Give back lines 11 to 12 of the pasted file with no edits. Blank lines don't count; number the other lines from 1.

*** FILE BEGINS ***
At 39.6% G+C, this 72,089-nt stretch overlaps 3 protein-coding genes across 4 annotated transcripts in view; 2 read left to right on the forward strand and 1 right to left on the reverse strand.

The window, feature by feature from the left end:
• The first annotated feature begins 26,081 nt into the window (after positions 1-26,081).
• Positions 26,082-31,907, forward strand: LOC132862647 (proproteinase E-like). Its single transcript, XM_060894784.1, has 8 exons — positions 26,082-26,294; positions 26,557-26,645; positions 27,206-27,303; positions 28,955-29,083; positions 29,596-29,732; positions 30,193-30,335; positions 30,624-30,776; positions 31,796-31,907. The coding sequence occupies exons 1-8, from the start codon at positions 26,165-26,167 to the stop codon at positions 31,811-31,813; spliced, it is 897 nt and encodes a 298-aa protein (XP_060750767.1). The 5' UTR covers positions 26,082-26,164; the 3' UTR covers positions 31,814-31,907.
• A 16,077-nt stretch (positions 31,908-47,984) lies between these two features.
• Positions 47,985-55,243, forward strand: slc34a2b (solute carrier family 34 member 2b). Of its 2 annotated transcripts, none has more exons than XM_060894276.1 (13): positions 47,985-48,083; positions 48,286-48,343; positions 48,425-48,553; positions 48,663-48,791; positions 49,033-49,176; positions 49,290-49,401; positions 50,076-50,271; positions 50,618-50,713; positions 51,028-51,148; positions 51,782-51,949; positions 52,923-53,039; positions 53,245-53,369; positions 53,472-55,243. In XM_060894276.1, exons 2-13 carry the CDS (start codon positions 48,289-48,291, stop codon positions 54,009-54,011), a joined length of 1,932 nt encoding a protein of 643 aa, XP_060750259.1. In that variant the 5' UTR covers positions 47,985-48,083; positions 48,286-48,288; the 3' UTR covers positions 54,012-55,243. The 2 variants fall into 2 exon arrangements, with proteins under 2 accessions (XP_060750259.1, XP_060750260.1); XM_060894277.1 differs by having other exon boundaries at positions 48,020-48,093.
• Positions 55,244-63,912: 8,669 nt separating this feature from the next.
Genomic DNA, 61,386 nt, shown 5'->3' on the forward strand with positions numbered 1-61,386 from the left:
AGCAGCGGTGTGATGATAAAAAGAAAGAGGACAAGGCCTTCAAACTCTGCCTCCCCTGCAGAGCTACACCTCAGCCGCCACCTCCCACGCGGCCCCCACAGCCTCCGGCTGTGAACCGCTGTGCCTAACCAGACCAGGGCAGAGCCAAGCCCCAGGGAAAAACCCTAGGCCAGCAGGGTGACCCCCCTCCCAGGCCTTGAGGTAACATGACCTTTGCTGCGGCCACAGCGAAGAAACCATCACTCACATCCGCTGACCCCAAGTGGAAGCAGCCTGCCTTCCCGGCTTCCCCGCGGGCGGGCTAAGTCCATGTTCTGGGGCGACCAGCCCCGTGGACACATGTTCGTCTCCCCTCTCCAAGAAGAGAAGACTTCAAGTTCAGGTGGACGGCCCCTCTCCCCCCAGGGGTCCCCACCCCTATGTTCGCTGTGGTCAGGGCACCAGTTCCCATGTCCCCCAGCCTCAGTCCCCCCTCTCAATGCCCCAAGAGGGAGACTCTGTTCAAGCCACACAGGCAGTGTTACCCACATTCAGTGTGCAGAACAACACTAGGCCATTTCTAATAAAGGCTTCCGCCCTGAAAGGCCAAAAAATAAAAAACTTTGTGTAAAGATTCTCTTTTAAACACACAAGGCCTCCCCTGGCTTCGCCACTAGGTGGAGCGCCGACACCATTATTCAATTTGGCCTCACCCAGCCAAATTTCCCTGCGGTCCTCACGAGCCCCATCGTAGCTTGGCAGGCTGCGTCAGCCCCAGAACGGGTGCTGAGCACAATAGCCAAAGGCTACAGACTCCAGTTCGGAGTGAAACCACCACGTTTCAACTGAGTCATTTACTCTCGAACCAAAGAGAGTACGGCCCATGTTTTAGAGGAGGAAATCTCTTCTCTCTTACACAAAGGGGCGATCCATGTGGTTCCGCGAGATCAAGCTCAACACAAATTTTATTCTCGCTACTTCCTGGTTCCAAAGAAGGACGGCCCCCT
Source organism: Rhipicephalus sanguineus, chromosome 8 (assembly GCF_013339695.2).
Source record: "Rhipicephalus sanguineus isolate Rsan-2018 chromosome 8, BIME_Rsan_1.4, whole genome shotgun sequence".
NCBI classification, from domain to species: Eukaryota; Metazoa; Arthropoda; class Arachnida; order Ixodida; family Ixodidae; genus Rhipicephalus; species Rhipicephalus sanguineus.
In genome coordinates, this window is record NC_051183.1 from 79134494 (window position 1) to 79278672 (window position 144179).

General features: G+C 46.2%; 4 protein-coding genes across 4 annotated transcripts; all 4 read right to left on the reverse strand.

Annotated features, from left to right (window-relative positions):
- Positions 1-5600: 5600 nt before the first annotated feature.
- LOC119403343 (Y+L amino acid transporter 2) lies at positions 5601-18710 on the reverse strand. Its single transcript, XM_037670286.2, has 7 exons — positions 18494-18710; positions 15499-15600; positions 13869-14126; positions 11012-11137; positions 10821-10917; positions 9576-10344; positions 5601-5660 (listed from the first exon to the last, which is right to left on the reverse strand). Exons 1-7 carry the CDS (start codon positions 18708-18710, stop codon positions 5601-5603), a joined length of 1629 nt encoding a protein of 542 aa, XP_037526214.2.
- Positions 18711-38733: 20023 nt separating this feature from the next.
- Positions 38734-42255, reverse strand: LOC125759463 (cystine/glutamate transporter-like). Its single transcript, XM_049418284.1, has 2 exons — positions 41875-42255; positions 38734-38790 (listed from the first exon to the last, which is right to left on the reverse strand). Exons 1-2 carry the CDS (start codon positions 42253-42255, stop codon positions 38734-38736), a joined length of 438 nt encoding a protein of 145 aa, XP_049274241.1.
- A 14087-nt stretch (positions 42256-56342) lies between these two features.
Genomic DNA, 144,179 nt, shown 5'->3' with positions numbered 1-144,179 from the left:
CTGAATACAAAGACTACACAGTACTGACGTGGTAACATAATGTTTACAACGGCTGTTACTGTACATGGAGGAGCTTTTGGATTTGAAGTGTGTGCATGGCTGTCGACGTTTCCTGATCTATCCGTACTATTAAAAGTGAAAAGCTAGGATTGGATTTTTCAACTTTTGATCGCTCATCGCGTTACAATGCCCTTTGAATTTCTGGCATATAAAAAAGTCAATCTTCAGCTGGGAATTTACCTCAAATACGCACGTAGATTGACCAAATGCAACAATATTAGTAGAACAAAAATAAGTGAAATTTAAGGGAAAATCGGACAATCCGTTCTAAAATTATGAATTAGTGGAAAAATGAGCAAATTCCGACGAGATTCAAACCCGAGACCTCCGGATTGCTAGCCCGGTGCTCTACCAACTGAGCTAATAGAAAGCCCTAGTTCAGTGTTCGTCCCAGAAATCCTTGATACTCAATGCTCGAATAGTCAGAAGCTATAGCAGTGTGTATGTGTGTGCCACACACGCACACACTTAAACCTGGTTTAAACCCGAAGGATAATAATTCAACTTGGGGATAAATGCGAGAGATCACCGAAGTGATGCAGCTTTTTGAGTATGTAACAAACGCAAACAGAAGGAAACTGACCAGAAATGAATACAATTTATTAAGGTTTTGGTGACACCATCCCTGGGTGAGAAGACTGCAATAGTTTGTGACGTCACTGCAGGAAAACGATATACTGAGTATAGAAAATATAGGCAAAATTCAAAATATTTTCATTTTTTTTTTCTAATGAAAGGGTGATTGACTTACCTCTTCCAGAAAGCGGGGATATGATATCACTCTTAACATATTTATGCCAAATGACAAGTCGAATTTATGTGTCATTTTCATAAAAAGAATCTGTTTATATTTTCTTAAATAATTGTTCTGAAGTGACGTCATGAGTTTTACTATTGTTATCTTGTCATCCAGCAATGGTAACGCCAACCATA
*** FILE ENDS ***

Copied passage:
Source record: "Rhipicephalus sanguineus isolate Rsan-2018 chromosome 8, BIME_Rsan_1.4, whole genome shotgun sequence".
NCBI classification, from domain to species: Eukaryota; Metazoa; Arthropoda; class Arachnida; order Ixodida; family Ixodidae; genus Rhipicephalus; species Rhipicephalus sanguineus.